SolidWorks: Property Tab Builder


SolidWorks: Property Tab Builder

In this blog, we will be discussing the SolidWorks Property Tab Builder. The property tab builder allows the user to build preset properties that can be loaded into parts and assemblies. We will also look at how to integrate these into the SolidWorks Properties Tab, and some of the convenient ways to use the SolidWorks Properties Tab.

Property Tab Builder

To locate the Property Tab Builder, click on the Start Menu, scroll down until you find the folder called SolidWorks 2018 Tools, expand that folder and select the Property Tab Builder 2018.


Figure 1: Start Menu

Once the application is open, it should look like so:


Figure 2: Property Tab Builder

On the left-hand side of the window are the various elements that can be used to enter part property attributes. We break these down into further detail below. To add an element to the customer properties tab, click and drag the element into the Custom Properties column. Throughout this blog, we will be showing examples of how certain elements can be used in the workforce.


A groupbox is a feature that allows the user to group elements together within the Custom Properties and create sub-headings by dragging the elements into the desired groupbox area.


Figure 3: Groupbox


The textbox field is used if you wish for the user to type in a value.


Figure 4: Textbox

The caption is what will appear as the title of the data entry box within the Customer Properties Tab. The name of the custom property attribute is what the inserted text will be assigned to within the part. The value is what the customer will be inputting when filling out the customer properties.

In this example, we will be using the textbox field to enter a part number the user wishes to assign to the part, as shown in the image below.


Figure 5: Textbox Information


The list element can be used to create a drop-down list for the user to select from a variety of values.


Figure 6: List

One example of how to use the list element is by having the user select what category the component can fall under. In this case, the user has the option to select Manufactured, Purchased, or Fastener.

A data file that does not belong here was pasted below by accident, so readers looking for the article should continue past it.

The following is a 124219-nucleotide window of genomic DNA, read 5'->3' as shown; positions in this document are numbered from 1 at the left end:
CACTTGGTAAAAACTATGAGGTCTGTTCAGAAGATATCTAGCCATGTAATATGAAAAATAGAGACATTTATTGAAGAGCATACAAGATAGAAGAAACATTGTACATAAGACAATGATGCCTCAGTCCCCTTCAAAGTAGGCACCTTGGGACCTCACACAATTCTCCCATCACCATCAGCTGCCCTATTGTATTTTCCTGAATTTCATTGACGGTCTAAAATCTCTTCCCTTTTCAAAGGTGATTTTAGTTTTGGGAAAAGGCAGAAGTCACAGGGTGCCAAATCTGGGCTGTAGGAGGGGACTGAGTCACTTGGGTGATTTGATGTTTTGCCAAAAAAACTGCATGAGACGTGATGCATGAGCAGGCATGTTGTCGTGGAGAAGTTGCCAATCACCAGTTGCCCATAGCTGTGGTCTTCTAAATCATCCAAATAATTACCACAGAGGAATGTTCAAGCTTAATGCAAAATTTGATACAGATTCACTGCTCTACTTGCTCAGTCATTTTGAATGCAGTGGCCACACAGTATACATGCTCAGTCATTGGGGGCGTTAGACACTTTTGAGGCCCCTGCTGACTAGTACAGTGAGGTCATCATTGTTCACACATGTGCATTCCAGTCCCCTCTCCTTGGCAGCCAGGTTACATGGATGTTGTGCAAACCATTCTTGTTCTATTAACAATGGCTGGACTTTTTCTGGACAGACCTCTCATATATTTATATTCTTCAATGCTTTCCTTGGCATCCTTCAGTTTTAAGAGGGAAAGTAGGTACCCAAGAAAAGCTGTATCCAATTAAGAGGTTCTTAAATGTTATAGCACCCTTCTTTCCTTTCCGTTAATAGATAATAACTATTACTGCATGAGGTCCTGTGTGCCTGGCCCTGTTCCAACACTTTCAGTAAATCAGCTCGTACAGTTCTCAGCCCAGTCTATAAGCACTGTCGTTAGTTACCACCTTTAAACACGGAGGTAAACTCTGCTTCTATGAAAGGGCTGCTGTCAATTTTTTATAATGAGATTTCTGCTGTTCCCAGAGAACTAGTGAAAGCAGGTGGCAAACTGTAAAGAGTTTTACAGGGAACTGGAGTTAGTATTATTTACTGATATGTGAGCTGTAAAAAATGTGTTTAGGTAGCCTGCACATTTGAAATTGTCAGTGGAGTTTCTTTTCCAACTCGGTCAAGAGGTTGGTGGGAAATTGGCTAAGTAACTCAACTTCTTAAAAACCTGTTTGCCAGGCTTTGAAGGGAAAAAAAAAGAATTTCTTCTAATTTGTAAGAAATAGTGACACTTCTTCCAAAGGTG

Figure 7: List Properties


A number element is a useful tool for a user to increase or decrease a numerical counter for the desired attribute.


Figure 8: Number

One example of using the number element is by creating a counter for the desired quantity of a part to be manufactured, whether there are more than one in an assembly or a replacement part is desired. The image below shows the use of using the number element for BOM quantities.


Figure 9: Number Properties


Another custom property element that can be used is the checkbox.


Figure 10: Checkbox

An example of the checkbox is using it as a Yes or No indicator. In this case, we are using it as an indicator for the user to identify whether the component is constructed out of sheet metal or not.


Figure 11: Checkbox Properties

Radio Button

The radio button element is very similar to that of the checkbox, but it can allow the user to select from a variety of variables.


Figure 12: Radio Button

A popular practice in the sheet metal industry is to indicate the surface class of a part. We used different surface classes as the variables for the radio button element as shown below.


Figure 13: Radio Button Properties

Once all the elements and attributes you wish to include have been added to the custom properties, save the file to your desired location. You can save the file as a part, assembly, drawing, or weldment custom property file by changing the type under the Control Attributes column.


Figure 14: Property Types

SolidWorks Property Tab

If you open a new part using the templates provided by SolidWorks, the part properties should be blank like so:


Figure 15: Blank Part Properties

Now go through and link the file location of the custom property files to the location where you save the custom part property file. Once that is completed, go to the Custom Properties Tab on the right-hand side of the screen. You should see the part properties we created in the property tab builder.


Figure 16: Custom Properties Tab

Now fill out the elements within the tab as shown below and click apply.


Figure 17: Custom Properties Tab Information

If we go back to our part properties, they should include all the information we added to the custom properties tab.


Figure 18: Part Properties Populated

The custom property files are a great tool for implementing part properties into STEP files that you have downloaded, or even for updating the properties of a file that might be out of date. This is a more efficient method than copying part properties from one file to another.

That’s all for now! You now know the basics to create a custom property file. If you like the content or have questions, signup for our email list to stay in the loop for solutions or weekly content. Cheers!

Written By:


Austin Jacobs

Project Engineer at Perception Engineering

Austin Jacobs1, Software, SolidWorks